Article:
Both Kruger/Dale studies' measures of "unobserved student ability" (whatever that is) are likely to just be socioeconomic measures as much as anything. Wealthier students are more likely to apply to more schools, are more likely to apply to more selective (expensive) schools, and are more likely have the means to attend more selective (expensive) schools that admit them. The fact that adding this extra factor didn't refute the existing scientific literature (which to reiterate, fairly extensively shows that selectivity matters, across many studies) for minorities almost really proves that this vague additional variable they tossed in is really just double-controlling for socioeconomic background. They never explained well what exactly this "unobserved student ability" is, why their method of measuring it is meaningful, why what they measured for it wouldn't just be another socioeconomic measure, or why it would reflect differently for Caucasians and minorities. (I don't count of a couple of vague "well maybe..." type of theories as "explained well"). It's really a bizarre, vague, nebulous variable, and it's the whole basis for their refutation of the existing scientific literature.Bfwolf wrote: ↑Mon Aug 19, 2019 8:59 pmYes, those are 3 possibilities. The Dale/Kruger study says it's #1 except for blacks/Hispanics and first generation college students.rbaldini wrote: ↑Mon Aug 19, 2019 3:55 pmInteresting. If we take the finding that more selective schools -> better outcomes, even for kids with same test scores and GPAs, seems to me there are a few possible, non-mutually-exclusive explanations...UpsetRaptor wrote: ↑Mon Aug 19, 2019 3:22 pmThat Kruger/Dale study had a big methodological flaw. They acknowledge that the existing literature shows that more selective schools lead to better returns but then they add in a weird screwy extra control variable for "student ambition" which nerfs the selectivity advantage and thus results in "Hey, it doesn't matter". How do they measure that extra variable of "ambition"? They look at students who applied and were accepted into multiple schools and then chose the less selective school. Which probably measures socioeconomic background more than anything, but they claim without any evidence this accurately measures ambition, and adding the effect for this nerfs the selectivity advantage which refutes all prior research which shows that selectivity matters. Meh.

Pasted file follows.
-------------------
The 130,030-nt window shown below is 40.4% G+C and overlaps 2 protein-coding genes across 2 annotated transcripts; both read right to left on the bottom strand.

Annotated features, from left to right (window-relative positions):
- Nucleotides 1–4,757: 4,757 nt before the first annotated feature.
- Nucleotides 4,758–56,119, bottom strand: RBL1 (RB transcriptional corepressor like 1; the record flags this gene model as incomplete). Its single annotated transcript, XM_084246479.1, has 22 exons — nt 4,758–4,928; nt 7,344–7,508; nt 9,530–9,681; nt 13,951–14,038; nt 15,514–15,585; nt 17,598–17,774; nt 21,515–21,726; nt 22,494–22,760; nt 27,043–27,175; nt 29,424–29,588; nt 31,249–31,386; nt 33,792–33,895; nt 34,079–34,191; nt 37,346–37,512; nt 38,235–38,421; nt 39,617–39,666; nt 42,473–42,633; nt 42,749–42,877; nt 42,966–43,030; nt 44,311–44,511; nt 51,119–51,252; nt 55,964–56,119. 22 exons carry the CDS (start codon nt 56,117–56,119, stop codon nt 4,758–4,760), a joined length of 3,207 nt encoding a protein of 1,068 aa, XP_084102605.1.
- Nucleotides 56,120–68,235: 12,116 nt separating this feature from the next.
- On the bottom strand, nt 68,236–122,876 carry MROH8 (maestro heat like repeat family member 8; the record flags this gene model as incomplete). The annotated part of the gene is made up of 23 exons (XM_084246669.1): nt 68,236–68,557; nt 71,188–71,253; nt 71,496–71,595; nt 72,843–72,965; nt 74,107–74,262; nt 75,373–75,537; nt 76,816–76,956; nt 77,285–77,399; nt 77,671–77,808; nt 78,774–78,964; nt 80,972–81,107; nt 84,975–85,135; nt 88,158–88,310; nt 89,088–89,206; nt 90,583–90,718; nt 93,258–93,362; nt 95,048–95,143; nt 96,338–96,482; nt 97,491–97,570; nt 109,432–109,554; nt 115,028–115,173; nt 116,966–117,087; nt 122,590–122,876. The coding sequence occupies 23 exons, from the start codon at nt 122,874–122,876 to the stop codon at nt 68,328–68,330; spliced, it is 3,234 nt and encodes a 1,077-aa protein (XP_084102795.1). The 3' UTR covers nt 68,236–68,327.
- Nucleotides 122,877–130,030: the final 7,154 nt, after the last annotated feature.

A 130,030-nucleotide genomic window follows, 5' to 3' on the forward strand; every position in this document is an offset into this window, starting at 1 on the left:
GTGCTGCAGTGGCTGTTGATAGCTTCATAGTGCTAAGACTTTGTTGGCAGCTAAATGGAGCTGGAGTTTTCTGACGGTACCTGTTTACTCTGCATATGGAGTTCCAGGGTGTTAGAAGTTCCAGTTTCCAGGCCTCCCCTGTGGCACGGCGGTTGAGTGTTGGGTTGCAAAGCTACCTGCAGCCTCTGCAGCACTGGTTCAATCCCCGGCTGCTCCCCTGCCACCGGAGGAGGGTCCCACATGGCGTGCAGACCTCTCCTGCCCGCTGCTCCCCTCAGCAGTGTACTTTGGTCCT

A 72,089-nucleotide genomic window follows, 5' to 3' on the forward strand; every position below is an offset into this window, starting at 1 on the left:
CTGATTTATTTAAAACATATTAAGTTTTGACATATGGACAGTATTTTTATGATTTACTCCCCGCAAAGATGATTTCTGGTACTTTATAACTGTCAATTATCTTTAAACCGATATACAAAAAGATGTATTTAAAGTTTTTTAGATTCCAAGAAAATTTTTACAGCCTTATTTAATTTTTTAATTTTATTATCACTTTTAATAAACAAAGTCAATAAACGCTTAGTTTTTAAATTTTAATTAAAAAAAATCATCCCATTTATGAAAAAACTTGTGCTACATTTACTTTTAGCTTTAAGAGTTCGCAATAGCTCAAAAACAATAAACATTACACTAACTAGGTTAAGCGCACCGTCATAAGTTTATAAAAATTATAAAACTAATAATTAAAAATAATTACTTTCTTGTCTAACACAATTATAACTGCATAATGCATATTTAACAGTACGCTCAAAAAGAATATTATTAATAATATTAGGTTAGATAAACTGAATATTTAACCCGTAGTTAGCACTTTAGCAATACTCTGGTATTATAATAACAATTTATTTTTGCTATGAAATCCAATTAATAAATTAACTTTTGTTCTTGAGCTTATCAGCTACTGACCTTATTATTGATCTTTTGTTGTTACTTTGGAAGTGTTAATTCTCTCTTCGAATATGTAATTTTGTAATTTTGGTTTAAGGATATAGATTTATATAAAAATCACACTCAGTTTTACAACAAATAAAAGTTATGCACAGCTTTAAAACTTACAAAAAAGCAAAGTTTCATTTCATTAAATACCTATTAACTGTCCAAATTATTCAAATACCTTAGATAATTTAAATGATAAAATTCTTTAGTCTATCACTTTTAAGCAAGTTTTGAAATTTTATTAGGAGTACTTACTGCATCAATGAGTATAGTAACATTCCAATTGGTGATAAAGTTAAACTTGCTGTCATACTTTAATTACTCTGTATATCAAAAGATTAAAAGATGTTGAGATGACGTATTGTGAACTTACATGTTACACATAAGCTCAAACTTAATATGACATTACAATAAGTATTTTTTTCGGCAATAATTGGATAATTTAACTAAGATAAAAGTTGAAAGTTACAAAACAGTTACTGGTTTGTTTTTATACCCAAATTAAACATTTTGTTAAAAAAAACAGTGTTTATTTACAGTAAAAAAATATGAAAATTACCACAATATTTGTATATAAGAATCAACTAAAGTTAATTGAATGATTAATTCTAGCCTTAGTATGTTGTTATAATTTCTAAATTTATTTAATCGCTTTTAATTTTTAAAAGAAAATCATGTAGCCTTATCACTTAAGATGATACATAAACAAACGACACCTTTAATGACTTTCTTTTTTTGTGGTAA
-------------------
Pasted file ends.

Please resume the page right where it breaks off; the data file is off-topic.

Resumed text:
The fact that the literature's results still stood for minorities probably shows that their measure of "ambition" was really just measuring socioeconomic background and double-docking that variable.
1. Hidden differences in student quality. The students who went to more selective schools actually are better to begin with, in ways that are not reflected by SAT and GPA. This seems to be the whole idea behind the use of personal writing samples and recommendations: there is more to a student than GPA and SAT, and admissions reviewers can use the additional information to pick the better students.
2. School education and experience. Selective colleges have better instructors, better tutors. Students interact with smarter and more ambitious peers.
3. The name effect. Even if the school is no better at instruction, having a prestigious name on your resume gets you better jobs.
I'm not saying anything new here, of course.
UpsetRaptor has misrepresented the study a couple of ways. First, they weren't trying to measure student ambition but merely "unobserved student ability," of which ambition might be one trait. But quite literally it's just student ability that we can't measure by GPAs, SATs, etc.
Second, he says it's for students who applied and were accepted by multiple schools and chose the less selective school. While earlier versions of the Dale/Kruger work looked at this, the newer study just looks at the schools the student applied to as a proxy for unobserved student ability. Now whether this is a good proxy for unobserved student ability or not is certainly up for debate. But we should at least be talking about what the study actually says.
I think the combination of the 2 Dale/Kruger studies, showing students who passed on more selective schools doing as well as the ones who went to more selective schools, plus the study looking at unobserved student ability, makes a worthwhile argument for school selectivity not adding much in and of itself.
I'm not saying people should just automatically go to the cheapest school regardless of selectivity, but I do think people should take the importance of selectivity and the brand name of the institution with a grain of salt rather than have it be the key determining factor.
My kids aren't in college yet, and I don't want selectivity ($$$) to matter. But after reading a bunch of studies/literature, including the Kruger/Dale ones end-to-end which rather reeked of anti-selectivity bias throughout to be honest, I tend to think it unfortunately does, at least to some degree. If you buy the Kruger/Dale reasoning instead, that's fine, we'll just have to disagree.